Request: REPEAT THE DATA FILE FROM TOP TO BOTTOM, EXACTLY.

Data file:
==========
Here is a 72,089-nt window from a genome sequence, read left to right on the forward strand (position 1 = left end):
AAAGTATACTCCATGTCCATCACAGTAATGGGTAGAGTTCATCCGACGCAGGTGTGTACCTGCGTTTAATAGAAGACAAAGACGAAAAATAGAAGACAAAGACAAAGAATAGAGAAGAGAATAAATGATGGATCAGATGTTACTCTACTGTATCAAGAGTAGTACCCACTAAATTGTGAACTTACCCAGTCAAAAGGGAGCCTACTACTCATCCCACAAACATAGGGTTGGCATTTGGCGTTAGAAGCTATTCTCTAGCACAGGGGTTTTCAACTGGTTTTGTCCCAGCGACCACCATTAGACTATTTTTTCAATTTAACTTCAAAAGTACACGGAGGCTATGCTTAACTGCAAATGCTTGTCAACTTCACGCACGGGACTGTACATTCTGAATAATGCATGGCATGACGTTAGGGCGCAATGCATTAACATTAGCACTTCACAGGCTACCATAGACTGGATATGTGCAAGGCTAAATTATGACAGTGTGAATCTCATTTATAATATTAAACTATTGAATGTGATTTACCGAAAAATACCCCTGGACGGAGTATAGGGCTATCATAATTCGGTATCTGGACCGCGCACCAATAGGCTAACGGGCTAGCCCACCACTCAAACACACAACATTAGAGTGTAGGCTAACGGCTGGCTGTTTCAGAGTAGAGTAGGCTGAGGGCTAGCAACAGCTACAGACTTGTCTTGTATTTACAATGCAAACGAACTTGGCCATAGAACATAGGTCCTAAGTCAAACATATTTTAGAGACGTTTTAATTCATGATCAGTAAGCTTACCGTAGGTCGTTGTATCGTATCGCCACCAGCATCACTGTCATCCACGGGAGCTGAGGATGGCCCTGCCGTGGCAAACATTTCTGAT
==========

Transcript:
Here is a 72,089-nt window from a genome sequence, read left to right on the forward strand (position 1 = left end):
AAAGTATACTCCATGTCCATCACAGTAATGGGTAGAGTTCATCCGACGCAGGTGTGTACCTGCGTTTAATAGAAGACAAAGACGAAAAATAGAAGACAAAGACAAAGAATAGAGAAGAGAATAAATGATGGATCAGATGTTACTCTACTGTATCAAGAGTAGTACCCACTAAATTGTGAACTTACCCAGTCAAAAGGGAGCCTACTACTCATCCCACAAACATAGGGTTGGCATTTGGCGTTAGAAGCTATTCTCTAGCACAGGGGTTTTCAACTGGTTTTGTCCCAGCGACCACCATTAGACTATTTTTTCAATTTAACTTCAAAAGTACACGGAGGCTATGCTTAACTGCAAATGCTTGTCAACTTCACGCACGGGACTGTACATTCTGAATAATGCATGGCATGACGTTAGGGCGCAATGCATTAACATTAGCACTTCACAGGCTACCATAGACTGGATATGTGCAAGGCTAAATTATGACAGTGTGAATCTCATTTATAATATTAAACTATTGAATGTGATTTACCGAAAAATACCCCTGGACGGAGTATAGGGCTATCATAATTCGGTATCTGGACCGCGCACCAATAGGCTAACGGGCTAGCCCACCACTCAAACACACAACATTAGAGTGTAGGCTAACGGCTGGCTGTTTCAGAGTAGAGTAGGCTGAGGGCTAGCAACAGCTACAGACTTGTCTTGTATTTACAATGCAAACGAACTTGGCCATAGAACATAGGTCCTAAGTCAAACATATTTTAGAGACGTTTTAATTCATGATCAGTAAGCTTACCGTAGGTCGTTGTATCGTATCGCCACCAGCATCACTGTCATCCACGGGAGCTGAGGATGGCCCTGCCGTGGCAAACATTTCTGAT